It's funny to note that Lem's humor is reminiscent of that in Futurama. At least one episode ("Fear of a Bot Planet") is based on a short story by Lem (Ijon Tichy's eleventh voyage).

  • Cyberiad (Score:3, Insightful)

    by bcrowell ( 177657 ) on Monday June 08, 2009 @04:06PM (#28255445) Homepage
    I've never enjoyed Lem's novels. They tend to be extremely dull, IMO, and often there's virtually no characterization. What I really enjoyed by Lem was the Cyberiad, which is anthology of satirical fairy tales about two robotic inventors. They're funny, but they also have a lot of interesting intellectual content in them. There's a lot of really funny wordplay; I think his translator must have sold his soul to the devil in order to be able to translate the verbal craziness so well from Polish into English.
  • Few people i know are medicated, at any level.

  • I'd like to take this opportunity to thank the translators, "riding between the post-houses", who've brought Lem to those of us less able to read Polish. I see that translation has been hit a bit about the neck and shoulders in replies to this review. Thanks to Lem and Kandel, I don't have (nor do I want) a security clearance, wince while stirring the contents of styrofoam coffee cups, quote Snow more often than is necessary, and see the Phools everywhere.
    On another note: Penguin Classics edition of Calvi []
  • I first read Lem about twenty years ago and thought he was quite the under appreciated gem. I last read 'The Futurological Congress' quite a while ago, perhaps 8 years or more, so my recollection is a little foggy. However I think I recall wondering if 'The Matrix' had some initial inspiration there.
  • When you think about it, all future is dystopian. If you can somehow travel back in time and tell your Puritan founding fathers that porn could be accessed with literally a touch of a button, then they will probably freak out. The same way if you told a native nomadic tribesman that in the future, national borders will prevent him from roaming freely. My point here is that what may seem to be dystopian to us now will be the norm or even desired in the future. There is no way that we can reliably predict how
    • Well said! and this being the case there's people out saying they want "positive" science fiction. bleh!
  • Lem is the best. (Score:2, Interesting)

    by Morrkh ( 1572423 )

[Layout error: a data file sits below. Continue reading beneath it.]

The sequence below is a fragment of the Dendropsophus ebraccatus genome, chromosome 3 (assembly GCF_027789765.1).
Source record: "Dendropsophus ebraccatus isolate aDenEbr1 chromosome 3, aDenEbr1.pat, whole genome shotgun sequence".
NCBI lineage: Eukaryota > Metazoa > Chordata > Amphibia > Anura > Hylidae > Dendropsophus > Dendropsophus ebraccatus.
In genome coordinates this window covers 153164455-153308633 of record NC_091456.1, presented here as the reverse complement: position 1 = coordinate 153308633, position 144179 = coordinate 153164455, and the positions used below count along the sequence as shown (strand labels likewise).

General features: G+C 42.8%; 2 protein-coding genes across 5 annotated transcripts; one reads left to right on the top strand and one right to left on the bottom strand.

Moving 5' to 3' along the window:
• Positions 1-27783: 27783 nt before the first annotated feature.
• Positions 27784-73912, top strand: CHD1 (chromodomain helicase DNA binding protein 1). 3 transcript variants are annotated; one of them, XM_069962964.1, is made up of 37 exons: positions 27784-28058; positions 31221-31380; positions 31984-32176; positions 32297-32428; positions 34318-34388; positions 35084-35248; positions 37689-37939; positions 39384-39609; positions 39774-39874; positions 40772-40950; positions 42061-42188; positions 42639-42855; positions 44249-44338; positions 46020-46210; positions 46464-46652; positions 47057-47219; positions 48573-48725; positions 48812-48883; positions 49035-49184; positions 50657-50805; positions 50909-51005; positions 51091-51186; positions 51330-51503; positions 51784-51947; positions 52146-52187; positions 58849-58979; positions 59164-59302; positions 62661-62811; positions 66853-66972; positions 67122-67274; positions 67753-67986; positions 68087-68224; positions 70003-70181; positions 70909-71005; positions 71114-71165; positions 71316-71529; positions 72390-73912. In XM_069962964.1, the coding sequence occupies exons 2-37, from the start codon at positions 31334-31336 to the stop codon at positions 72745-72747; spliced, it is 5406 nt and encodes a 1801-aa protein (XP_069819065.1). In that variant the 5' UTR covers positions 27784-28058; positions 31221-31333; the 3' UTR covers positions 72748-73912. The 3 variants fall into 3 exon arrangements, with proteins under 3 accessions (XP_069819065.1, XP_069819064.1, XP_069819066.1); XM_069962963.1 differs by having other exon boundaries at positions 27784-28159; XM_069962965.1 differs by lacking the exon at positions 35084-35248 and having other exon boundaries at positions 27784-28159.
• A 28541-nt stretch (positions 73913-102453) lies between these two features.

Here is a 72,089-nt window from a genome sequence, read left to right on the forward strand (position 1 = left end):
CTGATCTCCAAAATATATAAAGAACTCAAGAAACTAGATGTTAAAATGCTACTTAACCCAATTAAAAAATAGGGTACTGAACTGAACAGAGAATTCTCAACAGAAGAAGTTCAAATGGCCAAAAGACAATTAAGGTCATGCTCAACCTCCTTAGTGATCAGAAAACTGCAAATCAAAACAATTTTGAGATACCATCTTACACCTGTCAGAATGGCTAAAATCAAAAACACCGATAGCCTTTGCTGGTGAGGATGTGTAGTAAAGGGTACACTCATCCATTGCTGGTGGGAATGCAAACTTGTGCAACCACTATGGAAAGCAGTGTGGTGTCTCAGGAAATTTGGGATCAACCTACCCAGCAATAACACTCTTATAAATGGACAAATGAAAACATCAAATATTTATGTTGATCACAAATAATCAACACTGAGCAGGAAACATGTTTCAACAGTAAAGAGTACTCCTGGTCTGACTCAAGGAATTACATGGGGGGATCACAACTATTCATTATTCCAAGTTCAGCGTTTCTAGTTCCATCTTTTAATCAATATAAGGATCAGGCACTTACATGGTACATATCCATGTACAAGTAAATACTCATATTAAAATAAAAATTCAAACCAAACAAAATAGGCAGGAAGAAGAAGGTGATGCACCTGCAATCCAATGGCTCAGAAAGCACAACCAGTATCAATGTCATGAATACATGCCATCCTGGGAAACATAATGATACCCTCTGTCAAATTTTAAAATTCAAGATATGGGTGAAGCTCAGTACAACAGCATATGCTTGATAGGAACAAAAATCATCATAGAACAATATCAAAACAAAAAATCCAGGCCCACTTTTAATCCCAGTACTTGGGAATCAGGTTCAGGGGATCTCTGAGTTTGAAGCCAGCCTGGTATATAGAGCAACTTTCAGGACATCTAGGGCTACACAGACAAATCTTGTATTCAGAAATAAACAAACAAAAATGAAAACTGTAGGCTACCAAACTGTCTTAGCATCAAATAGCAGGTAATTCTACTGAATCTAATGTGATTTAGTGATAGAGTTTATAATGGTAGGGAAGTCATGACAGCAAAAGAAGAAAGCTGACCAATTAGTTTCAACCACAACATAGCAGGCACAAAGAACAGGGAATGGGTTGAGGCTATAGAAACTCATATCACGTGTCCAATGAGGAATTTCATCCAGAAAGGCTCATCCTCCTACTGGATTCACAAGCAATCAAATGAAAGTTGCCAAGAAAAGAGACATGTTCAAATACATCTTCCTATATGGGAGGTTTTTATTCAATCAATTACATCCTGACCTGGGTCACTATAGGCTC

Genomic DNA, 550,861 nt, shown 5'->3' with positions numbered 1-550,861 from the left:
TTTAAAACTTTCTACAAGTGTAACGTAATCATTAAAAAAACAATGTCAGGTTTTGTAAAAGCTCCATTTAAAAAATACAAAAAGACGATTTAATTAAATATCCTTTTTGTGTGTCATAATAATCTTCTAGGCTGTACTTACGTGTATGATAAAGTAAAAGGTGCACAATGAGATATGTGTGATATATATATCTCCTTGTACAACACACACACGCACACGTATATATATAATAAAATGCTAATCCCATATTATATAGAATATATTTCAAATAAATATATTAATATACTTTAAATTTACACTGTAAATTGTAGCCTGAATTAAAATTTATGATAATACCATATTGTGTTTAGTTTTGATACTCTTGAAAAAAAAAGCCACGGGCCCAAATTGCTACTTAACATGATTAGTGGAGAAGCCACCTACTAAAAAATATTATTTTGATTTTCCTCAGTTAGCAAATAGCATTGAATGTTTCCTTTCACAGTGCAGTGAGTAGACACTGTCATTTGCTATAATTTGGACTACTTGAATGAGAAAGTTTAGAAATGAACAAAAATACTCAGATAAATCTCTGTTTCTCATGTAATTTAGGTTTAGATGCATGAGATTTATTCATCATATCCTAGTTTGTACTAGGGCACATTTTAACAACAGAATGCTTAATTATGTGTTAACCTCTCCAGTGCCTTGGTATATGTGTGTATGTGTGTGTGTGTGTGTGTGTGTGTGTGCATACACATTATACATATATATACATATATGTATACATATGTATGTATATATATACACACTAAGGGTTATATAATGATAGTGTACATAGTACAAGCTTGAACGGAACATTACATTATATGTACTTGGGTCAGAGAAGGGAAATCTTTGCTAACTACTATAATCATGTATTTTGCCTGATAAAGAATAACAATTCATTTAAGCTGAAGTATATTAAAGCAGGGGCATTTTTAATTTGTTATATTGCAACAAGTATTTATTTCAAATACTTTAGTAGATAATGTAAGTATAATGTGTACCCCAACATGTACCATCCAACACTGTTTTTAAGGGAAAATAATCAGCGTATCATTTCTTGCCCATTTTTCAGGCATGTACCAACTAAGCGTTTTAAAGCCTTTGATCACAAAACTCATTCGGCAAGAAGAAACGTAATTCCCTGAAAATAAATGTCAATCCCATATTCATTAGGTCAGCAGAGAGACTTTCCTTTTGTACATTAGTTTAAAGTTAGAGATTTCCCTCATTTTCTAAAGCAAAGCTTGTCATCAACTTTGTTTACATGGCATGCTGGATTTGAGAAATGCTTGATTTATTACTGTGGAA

My favourite author. Ever. It might intrest you that about 85% of Futurama's plots are directly inspired by Lem (Star Diaries, mostly), and you will find his Ideas present in many other science-fiction. His more philosophical works are worth a look too, especially "Summa Technologicae" and It'S follow up "The Technology-Trap". There's even a Doctor of Philosophy offering "Lemology" for fun in Bochum, Germany...
  • Stanislaw Lem was arguably the greatest non-English science fiction writer

    I think Robert Heinlein was a better writer. Pretty sure he wasn't English.

    Oh, you mean "greatest SF writer who didn't write in English". Oh, do you think I'm nitpicking? Well, if you care that little about what words mean, you probably shouldn't write book reviews.

    • If you're going to nitpick, do it right. "English writer" can mean "person who writes in English" just as "English speaker" usually means "person who speaks English".
      • by fm6 ( 162816 )

        "English writer" can mean "person who writes in English"

        If you're going to nitpick nitpicks, get your facts straight. Have you ever heard "English writer" used that way? Understanding language is more than simply applying grammar and logic. There are a huge number of informal conventions. Thus you can say "Time flies like an arrow" and everybody understands that you're talking about the fleetingness of experience and not the affinity of insects with projectiles.

  • by danny ( 2658 ) on Monday June 08, 2009 @09:16PM (#28259665) Homepage
    I've written a review of The Futurological Congress [], but not of his other books, which include some other gems. Cyberiad is a great piece of fun, and His Master's Voice has dated much better than most of the alien contact stories from the 1960s.
  • In "The Futurological Congress" the Philip K. Dick-type "reality reversals" are brought on by psychoactive chemicals. But Lem obviously considered other forms of cheating subjective reality, long before "The Matrix": In his non-fiction "Summa Technologiae" (1964) -unfortunately never translated to English- he suggested a new technology he called "Phantomatics" which is what we today would call "Virtual Reality"! BTW in the same book Lem also considered the possibilities of micro- and nanotechnology. Bear in
  • was arguably the greatest science fiction writer would be more accurate, IMHO.
  • So I haven't read this book so won't comment on it directly but the review at least brought up a pet peeve of mine: the idea that somehow it would be dystopian to 'hide' how bad life was by making us artificially happy.

    This notion doesn't even really make sense. Evolution has dictated that certain things make us happy and others make us sad but that doesn't mean there is something objectively reasonable about being happy when you have high social status and many mates and sad when you have few material r

"If you lived today as if it were your last, you'd buy up a box of rockets and fire them all off, wouldn't you?" -- Garrison Keillor